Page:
Definition of Associative Offenses
Associative Offenses in General:
In broad terms, associative offenses pertain to criminal actions involving an association, namely, a group composed of at least three individuals who come together to form a stable structure. This structure must possess a legal personality distinct from that of the individual participants and be capable of executing a specific and predetermined criminal program.
Associative offenses, of which the provision penalized by Article 416 of the Italian Penal Code stands as the most emblematic and structural example, fall within the broader category of “plurisubjective offenses” or “offenses of necessary concurrence.”
For the integration of these offenses, it is essential not only that multiple active subjects are present (at least three individuals, depending on the case) but also the existence of a stable and enduring bond aimed at realizing a criminal program.
It should be emphasized that the offense punishes the adherence to a criminal association, regardless of the actual commission of the crimes envisaged by the criminal program.
Criminal Association Pursuant to Article 416 C.P.:
Article 416 of the Italian Penal Code penalizes those who promote, establish, or organize an association with the aim of committing multiple crimes, and even mere participation in the association constitutes an offense.
The objective element of this offense requires the presence of an organizational structure, even if minimal, composed of individuals and resources, aimed at carrying out an indeterminate series of crimes. It is essential for individual members to be aware that they are part of a lasting alliance and are willing to operate to carry out the common criminal program.
The offense of criminal association distinguishes itself by separately incriminating the creation of the association from the crimes that may be subsequently committed in accordance with the criminal pact. Such eventual crimes concur with the offense of criminal association and, if not committed, still leave the offense provided for in Article 416 of the Italian Penal Code configured.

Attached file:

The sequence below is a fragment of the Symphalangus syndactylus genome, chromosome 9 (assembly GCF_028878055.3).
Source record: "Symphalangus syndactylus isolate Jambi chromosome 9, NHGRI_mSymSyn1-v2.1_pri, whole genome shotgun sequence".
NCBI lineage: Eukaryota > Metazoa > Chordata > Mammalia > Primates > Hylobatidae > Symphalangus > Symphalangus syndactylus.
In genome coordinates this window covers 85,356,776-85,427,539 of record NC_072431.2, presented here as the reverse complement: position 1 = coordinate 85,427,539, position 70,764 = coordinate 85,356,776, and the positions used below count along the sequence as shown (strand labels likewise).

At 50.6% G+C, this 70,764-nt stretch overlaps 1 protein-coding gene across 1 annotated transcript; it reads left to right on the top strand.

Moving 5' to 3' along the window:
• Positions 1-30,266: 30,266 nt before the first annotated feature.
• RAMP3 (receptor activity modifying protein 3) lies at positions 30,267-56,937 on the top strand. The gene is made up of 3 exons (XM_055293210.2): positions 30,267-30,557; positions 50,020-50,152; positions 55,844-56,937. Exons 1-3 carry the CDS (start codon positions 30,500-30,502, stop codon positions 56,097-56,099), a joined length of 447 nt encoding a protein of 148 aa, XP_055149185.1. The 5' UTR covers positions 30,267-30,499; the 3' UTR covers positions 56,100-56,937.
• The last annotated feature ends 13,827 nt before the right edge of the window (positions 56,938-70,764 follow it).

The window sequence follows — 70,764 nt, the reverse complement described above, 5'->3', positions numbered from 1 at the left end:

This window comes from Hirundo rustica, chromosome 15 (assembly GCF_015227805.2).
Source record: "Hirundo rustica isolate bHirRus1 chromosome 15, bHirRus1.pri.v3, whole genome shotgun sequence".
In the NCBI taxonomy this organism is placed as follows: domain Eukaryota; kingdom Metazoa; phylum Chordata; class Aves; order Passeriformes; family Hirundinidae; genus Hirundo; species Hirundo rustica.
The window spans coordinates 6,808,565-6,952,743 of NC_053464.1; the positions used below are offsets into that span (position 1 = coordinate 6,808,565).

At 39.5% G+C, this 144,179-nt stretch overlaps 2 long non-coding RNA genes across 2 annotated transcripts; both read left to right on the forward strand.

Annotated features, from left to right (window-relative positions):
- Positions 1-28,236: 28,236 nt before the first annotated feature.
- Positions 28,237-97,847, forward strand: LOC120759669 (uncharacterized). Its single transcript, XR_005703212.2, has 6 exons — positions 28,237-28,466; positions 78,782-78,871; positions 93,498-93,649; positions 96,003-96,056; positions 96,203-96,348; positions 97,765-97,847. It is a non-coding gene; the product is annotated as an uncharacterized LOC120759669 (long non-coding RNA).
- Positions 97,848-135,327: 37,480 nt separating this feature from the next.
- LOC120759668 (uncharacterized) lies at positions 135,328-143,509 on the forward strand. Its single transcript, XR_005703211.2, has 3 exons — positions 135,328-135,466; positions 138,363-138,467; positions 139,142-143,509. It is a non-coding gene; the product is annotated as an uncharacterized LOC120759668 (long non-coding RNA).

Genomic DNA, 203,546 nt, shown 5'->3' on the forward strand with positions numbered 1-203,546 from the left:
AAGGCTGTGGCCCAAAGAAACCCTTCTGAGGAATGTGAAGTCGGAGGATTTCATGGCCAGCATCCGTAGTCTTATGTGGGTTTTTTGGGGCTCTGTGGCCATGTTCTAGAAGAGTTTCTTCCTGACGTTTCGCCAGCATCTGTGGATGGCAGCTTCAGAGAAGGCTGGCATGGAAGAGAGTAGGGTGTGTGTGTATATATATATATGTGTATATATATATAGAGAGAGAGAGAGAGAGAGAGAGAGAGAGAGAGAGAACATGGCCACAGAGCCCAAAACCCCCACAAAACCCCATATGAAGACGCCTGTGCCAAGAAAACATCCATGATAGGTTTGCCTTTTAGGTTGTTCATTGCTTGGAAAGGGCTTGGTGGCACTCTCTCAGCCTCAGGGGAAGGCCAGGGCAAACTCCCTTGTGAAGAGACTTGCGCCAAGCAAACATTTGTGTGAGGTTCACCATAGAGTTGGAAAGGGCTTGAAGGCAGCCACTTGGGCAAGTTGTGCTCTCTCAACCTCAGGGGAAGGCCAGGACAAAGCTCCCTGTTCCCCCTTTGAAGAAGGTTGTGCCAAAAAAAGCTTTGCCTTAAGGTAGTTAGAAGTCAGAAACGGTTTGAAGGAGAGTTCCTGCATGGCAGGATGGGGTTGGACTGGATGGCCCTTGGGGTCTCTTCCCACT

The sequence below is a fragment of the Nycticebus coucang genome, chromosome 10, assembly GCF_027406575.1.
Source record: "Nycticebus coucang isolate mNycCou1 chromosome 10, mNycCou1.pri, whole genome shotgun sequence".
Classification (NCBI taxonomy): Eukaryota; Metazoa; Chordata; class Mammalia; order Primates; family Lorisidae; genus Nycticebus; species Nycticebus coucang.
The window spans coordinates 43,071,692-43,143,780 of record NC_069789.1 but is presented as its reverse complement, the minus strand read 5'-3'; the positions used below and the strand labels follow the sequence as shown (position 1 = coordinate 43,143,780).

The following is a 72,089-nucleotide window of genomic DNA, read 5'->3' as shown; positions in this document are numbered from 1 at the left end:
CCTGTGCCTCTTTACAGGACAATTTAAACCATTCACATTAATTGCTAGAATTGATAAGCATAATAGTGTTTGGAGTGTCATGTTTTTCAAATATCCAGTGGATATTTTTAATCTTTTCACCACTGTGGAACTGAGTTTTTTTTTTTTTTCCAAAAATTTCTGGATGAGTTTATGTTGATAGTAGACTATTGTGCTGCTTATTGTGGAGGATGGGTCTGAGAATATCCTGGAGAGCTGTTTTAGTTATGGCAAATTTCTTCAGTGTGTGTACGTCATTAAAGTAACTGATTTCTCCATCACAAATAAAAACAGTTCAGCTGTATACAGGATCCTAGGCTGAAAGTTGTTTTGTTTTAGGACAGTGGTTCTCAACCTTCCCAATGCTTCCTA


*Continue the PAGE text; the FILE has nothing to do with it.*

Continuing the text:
The rationale behind this offense lies in the danger to public order stemming from the associational bond among individuals sharing a common criminal purpose. This explains why the offense of criminal association does not require the actual commission of the crimes envisaged by the criminal plan.
Mafia Association Pursuant to Article 416 bis C.P.:
Article 416 bis was introduced into the Italian Penal Code by Law 646/1982 (“Rognoni-La Torre”) to extend the scope of punishable conduct beyond that covered by Article 416, whether legal in themselves or unrelated to the intention to commit specific crimes.
A mafia-type association may have as its purpose the execution of lawful activities, which become illegal solely due to their commission by the association itself.
Article 416 bis is characterized by its broad objective, not limited to the generic commission of multiple offenses but also encompassing activities aimed at infiltrating criminal organizations into politics, public administration, and the economy.
The protected legal interest is public order, threatened by the presence of criminal organizations, such as mafia organizations, dedicated to the commission of a wide range of offenses against democratic order and economic freedom.
The objective element of this offense involves participation, promotion, direction, and organization. An association may be deemed mafia when characterized by the “mafia method” used to realize the criminal program.
Association Aimed at Drug Trafficking Pursuant to Article 74 DPR 309/90:
Article 74 of the Presidential Decree No. 309 of 1990, known as the “Consolidated Law on Narcotic Drugs,” provides for the punishment of promoting, establishing, directing, organizing, financing, and participating in an association aimed at the illegal trafficking of narcotics.
This offense has a multifaceted nature, as it aims to protect both public health and public order.
The objective element involves the union of multiple individuals operating to profit from drug trafficking and the bond that ties the importer-buyer responsible for supplying the market through a network of small-scale dealers. It is essential that all individuals involved are aware of operating within an organization where their actions contribute to the common goal of profiting from the drug trade.
For this offense, a full-fledged organization is not required, but the convergence of significantly integrated conduct in a context of stable and continuous availability is sufficient, constituting a reliable reference point for the drug trafficking project.
Roles and Subjective Element:
In associations aimed at drug trafficking, specific roles can be identified among members: promoter, founder, organizer, financier, and leader. Each of these roles serves a different function within the association’s structure.
The required subjective element is specific intent, implying awareness of actively participating in the stable and permanent realization of the criminal program. Members of the association must be aware of the association’s objectives and the intimidating means employed. Furthermore, they must actively contribute to the life of the association and the achievement of its goals.